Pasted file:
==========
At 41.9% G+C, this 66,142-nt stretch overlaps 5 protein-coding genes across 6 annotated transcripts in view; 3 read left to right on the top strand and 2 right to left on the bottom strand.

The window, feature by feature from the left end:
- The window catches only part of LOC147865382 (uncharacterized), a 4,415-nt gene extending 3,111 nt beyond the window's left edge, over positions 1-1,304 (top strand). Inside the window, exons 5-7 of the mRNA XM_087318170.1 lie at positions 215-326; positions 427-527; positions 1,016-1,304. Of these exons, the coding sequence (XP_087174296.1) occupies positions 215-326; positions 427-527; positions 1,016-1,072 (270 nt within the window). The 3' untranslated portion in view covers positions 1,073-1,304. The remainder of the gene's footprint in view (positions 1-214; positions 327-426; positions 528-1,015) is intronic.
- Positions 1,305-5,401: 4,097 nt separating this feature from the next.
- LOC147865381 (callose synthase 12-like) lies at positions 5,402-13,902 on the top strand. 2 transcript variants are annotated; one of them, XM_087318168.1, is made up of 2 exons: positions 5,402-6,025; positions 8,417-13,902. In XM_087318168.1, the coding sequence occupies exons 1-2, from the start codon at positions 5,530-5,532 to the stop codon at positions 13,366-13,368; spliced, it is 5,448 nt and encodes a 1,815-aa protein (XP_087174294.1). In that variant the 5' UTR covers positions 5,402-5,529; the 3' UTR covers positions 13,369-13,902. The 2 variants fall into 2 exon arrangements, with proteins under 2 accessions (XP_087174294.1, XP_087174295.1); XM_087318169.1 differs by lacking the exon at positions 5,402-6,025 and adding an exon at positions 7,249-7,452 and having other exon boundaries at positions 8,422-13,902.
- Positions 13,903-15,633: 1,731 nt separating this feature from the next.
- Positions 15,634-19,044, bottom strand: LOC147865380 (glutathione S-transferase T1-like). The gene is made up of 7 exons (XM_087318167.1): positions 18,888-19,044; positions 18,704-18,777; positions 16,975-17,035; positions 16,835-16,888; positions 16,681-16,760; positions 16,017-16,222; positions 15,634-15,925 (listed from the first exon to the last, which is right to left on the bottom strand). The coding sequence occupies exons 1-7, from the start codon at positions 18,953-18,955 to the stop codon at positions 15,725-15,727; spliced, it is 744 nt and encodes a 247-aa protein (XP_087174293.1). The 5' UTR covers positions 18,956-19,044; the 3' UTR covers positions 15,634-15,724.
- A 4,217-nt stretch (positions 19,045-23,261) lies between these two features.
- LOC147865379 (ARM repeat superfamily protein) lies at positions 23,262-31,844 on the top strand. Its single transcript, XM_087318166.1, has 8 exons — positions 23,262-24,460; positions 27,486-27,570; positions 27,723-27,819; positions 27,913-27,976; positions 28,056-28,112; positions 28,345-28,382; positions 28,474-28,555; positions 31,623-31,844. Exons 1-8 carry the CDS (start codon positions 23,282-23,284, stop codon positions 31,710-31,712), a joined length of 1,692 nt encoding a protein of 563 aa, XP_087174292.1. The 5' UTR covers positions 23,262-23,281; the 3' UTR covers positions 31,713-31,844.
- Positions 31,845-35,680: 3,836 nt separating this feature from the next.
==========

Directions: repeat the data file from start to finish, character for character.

At 41.9% G+C, this 66,142-nt stretch overlaps 5 protein-coding genes across 6 annotated transcripts in view; 3 read left to right on the top strand and 2 right to left on the bottom strand.

The window, feature by feature from the left end:
- The window catches only part of LOC147865382 (uncharacterized), a 4,415-nt gene extending 3,111 nt beyond the window's left edge, over positions 1-1,304 (top strand). Inside the window, exons 5-7 of the mRNA XM_087318170.1 lie at positions 215-326; positions 427-527; positions 1,016-1,304. Of these exons, the coding sequence (XP_087174296.1) occupies positions 215-326; positions 427-527; positions 1,016-1,072 (270 nt within the window). The 3' untranslated portion in view covers positions 1,073-1,304. The remainder of the gene's footprint in view (positions 1-214; positions 327-426; positions 528-1,015) is intronic.
- Positions 1,305-5,401: 4,097 nt separating this feature from the next.
- LOC147865381 (callose synthase 12-like) lies at positions 5,402-13,902 on the top strand. 2 transcript variants are annotated; one of them, XM_087318168.1, is made up of 2 exons: positions 5,402-6,025; positions 8,417-13,902. In XM_087318168.1, the coding sequence occupies exons 1-2, from the start codon at positions 5,530-5,532 to the stop codon at positions 13,366-13,368; spliced, it is 5,448 nt and encodes a 1,815-aa protein (XP_087174294.1). In that variant the 5' UTR covers positions 5,402-5,529; the 3' UTR covers positions 13,369-13,902. The 2 variants fall into 2 exon arrangements, with proteins under 2 accessions (XP_087174294.1, XP_087174295.1); XM_087318169.1 differs by lacking the exon at positions 5,402-6,025 and adding an exon at positions 7,249-7,452 and having other exon boundaries at positions 8,422-13,902.
- Positions 13,903-15,633: 1,731 nt separating this feature from the next.
- Positions 15,634-19,044, bottom strand: LOC147865380 (glutathione S-transferase T1-like). The gene is made up of 7 exons (XM_087318167.1): positions 18,888-19,044; positions 18,704-18,777; positions 16,975-17,035; positions 16,835-16,888; positions 16,681-16,760; positions 16,017-16,222; positions 15,634-15,925 (listed from the first exon to the last, which is right to left on the bottom strand). The coding sequence occupies exons 1-7, from the start codon at positions 18,953-18,955 to the stop codon at positions 15,725-15,727; spliced, it is 744 nt and encodes a 247-aa protein (XP_087174293.1). The 5' UTR covers positions 18,956-19,044; the 3' UTR covers positions 15,634-15,724.
- A 4,217-nt stretch (positions 19,045-23,261) lies between these two features.
- LOC147865379 (ARM repeat superfamily protein) lies at positions 23,262-31,844 on the top strand. Its single transcript, XM_087318166.1, has 8 exons — positions 23,262-24,460; positions 27,486-27,570; positions 27,723-27,819; positions 27,913-27,976; positions 28,056-28,112; positions 28,345-28,382; positions 28,474-28,555; positions 31,623-31,844. Exons 1-8 carry the CDS (start codon positions 23,282-23,284, stop codon positions 31,710-31,712), a joined length of 1,692 nt encoding a protein of 563 aa, XP_087174292.1. The 5' UTR covers positions 23,262-23,281; the 3' UTR covers positions 31,713-31,844.
- Positions 31,845-35,680: 3,836 nt separating this feature from the next.